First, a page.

Connector Construction Zone Becomes Crash Zone

Crashes reported to police up 53 percent


Police reports show a significant increase in crashes since the DFW Connector construction project began in 2010.

Grapevine police records show that the number of crashes reported jumped 53 percent in 10 months of construction in 2010 compared with the same 10-month period in 2009. 

The massive highway project spans eight miles of freeway and frontage roads in the state highways 114 and 121 corridor in Grapevine. The roadway is eight miles of construction barrels, temporary traffic lanes, piles of dirt and demolished bridges.

A.C. Jensen, who works nearby, describes it as a "war zone."

"There are a lot of times, you'll be going down a street, you know, that you've been going down over and over every day, and now it's just totally changed," Jensen said.

That constant change could be catching some drivers off guard. 

There were 619 crashes from March to December of 2009, and 947 crashes from March to December 2010.

A closer look at the crash reports shows that many of them were rear-end collisions, with drivers following too closely and not leaving enough space between themselves and the car in front of them.

In many cases, officers noted that "driver inattention" played a role. 

Police say the danger of distracted driving grows in construction area where lanes can shift suddenly and traffic can slow down quickly.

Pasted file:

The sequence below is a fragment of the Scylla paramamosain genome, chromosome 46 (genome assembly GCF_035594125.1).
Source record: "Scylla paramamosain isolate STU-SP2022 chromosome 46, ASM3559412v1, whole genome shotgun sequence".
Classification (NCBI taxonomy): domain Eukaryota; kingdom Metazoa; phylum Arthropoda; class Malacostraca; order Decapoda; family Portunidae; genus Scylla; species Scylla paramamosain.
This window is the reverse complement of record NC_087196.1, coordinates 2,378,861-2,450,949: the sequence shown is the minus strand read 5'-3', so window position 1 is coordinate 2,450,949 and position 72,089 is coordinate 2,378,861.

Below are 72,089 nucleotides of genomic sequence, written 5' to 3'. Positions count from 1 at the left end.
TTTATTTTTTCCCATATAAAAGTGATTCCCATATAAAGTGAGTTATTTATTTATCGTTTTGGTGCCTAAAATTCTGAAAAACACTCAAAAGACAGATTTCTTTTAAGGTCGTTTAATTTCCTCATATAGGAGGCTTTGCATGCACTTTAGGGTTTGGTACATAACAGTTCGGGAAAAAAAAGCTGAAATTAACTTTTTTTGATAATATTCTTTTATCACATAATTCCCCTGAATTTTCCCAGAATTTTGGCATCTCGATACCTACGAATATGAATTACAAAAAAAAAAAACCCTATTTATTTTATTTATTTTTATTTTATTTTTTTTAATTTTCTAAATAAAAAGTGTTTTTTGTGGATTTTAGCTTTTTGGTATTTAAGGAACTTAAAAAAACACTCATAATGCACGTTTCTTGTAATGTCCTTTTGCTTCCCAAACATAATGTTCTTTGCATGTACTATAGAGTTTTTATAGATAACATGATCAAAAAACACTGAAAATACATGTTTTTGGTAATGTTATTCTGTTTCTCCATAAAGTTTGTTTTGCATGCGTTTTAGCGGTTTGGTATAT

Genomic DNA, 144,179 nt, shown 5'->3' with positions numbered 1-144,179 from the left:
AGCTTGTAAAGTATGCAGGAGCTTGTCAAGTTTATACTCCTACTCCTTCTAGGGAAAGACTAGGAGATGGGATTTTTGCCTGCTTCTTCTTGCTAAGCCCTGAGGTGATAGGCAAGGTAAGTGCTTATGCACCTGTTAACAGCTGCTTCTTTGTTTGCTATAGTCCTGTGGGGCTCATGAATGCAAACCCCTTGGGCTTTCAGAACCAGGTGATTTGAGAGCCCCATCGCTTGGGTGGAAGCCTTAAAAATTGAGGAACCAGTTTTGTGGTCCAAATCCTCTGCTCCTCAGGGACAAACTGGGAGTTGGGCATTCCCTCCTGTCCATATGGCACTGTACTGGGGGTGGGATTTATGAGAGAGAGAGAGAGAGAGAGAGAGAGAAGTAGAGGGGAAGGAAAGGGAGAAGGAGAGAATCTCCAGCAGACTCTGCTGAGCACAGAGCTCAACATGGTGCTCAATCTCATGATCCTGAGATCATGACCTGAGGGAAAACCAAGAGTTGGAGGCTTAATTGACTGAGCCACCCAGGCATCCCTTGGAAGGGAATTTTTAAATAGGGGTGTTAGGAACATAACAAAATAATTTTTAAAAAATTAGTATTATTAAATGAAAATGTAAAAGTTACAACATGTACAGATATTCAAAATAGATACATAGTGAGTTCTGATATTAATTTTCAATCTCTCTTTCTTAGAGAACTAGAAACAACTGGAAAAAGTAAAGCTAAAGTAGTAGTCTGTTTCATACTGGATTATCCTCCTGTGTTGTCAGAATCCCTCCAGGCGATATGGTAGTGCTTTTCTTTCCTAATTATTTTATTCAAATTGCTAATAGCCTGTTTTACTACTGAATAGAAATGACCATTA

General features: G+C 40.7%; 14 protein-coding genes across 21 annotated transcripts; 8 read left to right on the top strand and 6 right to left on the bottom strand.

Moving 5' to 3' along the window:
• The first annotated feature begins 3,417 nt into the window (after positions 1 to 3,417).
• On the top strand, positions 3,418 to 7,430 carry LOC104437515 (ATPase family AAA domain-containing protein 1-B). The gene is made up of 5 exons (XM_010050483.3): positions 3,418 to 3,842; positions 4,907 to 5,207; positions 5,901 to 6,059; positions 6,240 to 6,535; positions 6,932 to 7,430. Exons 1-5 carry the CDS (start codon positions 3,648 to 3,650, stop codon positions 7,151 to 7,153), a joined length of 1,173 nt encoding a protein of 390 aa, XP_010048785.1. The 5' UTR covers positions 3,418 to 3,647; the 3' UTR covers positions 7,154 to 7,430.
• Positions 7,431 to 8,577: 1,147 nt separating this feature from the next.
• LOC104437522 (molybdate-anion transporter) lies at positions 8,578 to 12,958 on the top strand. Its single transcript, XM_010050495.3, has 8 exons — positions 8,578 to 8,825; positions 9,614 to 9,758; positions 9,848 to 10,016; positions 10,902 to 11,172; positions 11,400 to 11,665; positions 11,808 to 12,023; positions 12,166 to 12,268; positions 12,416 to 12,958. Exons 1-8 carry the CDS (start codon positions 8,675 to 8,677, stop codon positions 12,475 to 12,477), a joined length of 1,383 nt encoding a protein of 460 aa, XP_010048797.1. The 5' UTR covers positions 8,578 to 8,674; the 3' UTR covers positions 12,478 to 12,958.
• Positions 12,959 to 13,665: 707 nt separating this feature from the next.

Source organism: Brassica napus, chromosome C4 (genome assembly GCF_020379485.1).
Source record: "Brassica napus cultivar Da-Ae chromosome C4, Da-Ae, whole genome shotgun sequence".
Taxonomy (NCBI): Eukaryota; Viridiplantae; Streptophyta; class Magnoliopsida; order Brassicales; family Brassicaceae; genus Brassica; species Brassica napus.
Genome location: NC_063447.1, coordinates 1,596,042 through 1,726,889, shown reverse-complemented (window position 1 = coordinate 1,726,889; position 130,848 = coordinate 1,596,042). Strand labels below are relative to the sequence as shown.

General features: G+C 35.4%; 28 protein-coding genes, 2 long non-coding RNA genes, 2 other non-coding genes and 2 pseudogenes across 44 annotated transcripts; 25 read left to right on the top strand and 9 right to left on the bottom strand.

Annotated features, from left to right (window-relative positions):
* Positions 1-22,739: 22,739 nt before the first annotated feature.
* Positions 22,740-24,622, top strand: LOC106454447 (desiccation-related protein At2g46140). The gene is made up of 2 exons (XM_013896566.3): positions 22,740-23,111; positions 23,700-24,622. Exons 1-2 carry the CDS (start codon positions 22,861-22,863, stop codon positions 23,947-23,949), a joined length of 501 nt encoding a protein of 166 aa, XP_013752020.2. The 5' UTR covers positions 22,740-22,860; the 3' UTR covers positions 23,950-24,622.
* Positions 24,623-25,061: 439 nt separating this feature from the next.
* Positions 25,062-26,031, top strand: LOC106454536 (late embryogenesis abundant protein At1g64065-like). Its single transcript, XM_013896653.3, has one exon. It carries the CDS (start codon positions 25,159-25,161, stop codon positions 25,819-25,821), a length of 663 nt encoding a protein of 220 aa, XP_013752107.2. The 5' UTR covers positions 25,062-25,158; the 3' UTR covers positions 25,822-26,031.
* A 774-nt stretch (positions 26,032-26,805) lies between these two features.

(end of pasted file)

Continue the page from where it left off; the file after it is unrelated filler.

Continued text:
The company in charge of the project, Northgate Constructors, argues that the crash numbers may be misleading.

It said workers in the construction zone have been instructed to report every crash in the area. The company said that means more crashes are being called into police, skewing the numbers.

"They've been trained to report any accident they see within our project limits, no matter how small," Northgate spokeswoman Kristen Schropp said.

The project managers and police agree that crashes would decrease if drivers would slow down, back off and pay attention.

"The lanes are a bit narrower. It's different routes than people are used to. People aren't paying as much attention as they should be out there," said Grapevine police Lt. Todd Dearing.

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